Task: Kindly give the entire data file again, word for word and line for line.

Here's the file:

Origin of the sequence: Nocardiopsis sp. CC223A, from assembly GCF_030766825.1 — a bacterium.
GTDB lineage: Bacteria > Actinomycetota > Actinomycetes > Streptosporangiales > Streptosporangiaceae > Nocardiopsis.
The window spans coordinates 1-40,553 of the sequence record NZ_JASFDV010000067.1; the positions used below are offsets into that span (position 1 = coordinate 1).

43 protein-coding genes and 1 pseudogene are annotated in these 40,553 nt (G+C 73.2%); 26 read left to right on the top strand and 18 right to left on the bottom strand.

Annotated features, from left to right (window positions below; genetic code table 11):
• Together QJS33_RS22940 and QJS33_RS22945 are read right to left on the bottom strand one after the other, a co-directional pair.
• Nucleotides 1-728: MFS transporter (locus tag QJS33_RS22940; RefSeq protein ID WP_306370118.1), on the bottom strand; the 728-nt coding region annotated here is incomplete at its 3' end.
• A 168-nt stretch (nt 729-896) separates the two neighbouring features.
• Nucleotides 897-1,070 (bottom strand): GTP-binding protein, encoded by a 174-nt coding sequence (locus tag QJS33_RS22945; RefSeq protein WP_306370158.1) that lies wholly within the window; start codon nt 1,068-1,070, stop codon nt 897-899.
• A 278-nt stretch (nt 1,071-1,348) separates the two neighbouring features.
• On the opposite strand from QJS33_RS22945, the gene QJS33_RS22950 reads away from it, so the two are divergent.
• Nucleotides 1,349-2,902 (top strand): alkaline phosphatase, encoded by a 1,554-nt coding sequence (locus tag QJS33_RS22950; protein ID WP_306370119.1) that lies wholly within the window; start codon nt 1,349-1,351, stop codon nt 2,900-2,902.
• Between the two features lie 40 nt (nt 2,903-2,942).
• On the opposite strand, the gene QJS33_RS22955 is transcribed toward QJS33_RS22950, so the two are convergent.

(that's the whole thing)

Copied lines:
Origin of the sequence: Nocardiopsis sp. CC223A, from assembly GCF_030766825.1 — a bacterium.
GTDB lineage: Bacteria > Actinomycetota > Actinomycetes > Streptosporangiales > Streptosporangiaceae > Nocardiopsis.
The window spans coordinates 1-40,553 of the sequence record NZ_JASFDV010000067.1; the positions used below are offsets into that span (position 1 = coordinate 1).

43 protein-coding genes and 1 pseudogene are annotated in these 40,553 nt (G+C 73.2%); 26 read left to right on the top strand and 18 right to left on the bottom strand.

Annotated features, from left to right (window positions below; genetic code table 11):
• Together QJS33_RS22940 and QJS33_RS22945 are read right to left on the bottom strand one after the other, a co-directional pair.
• Nucleotides 1-728: MFS transporter (locus tag QJS33_RS22940; RefSeq protein ID WP_306370118.1), on the bottom strand; the 728-nt coding region annotated here is incomplete at its 3' end.
• A 168-nt stretch (nt 729-896) separates the two neighbouring features.
• Nucleotides 897-1,070 (bottom strand): GTP-binding protein, encoded by a 174-nt coding sequence (locus tag QJS33_RS22945; RefSeq protein WP_306370158.1) that lies wholly within the window; start codon nt 1,068-1,070, stop codon nt 897-899.
• A 278-nt stretch (nt 1,071-1,348) separates the two neighbouring features.
• On the opposite strand from QJS33_RS22945, the gene QJS33_RS22950 reads away from it, so the two are divergent.
• Nucleotides 1,349-2,902 (top strand): alkaline phosphatase, encoded by a 1,554-nt coding sequence (locus tag QJS33_RS22950; protein ID WP_306370119.1) that lies wholly within the window; start codon nt 1,349-1,351, stop codon nt 2,900-2,902.
• Between the two features lie 40 nt (nt 2,903-2,942).
• On the opposite strand, the gene QJS33_RS22955 is transcribed toward QJS33_RS22950, so the two are convergent.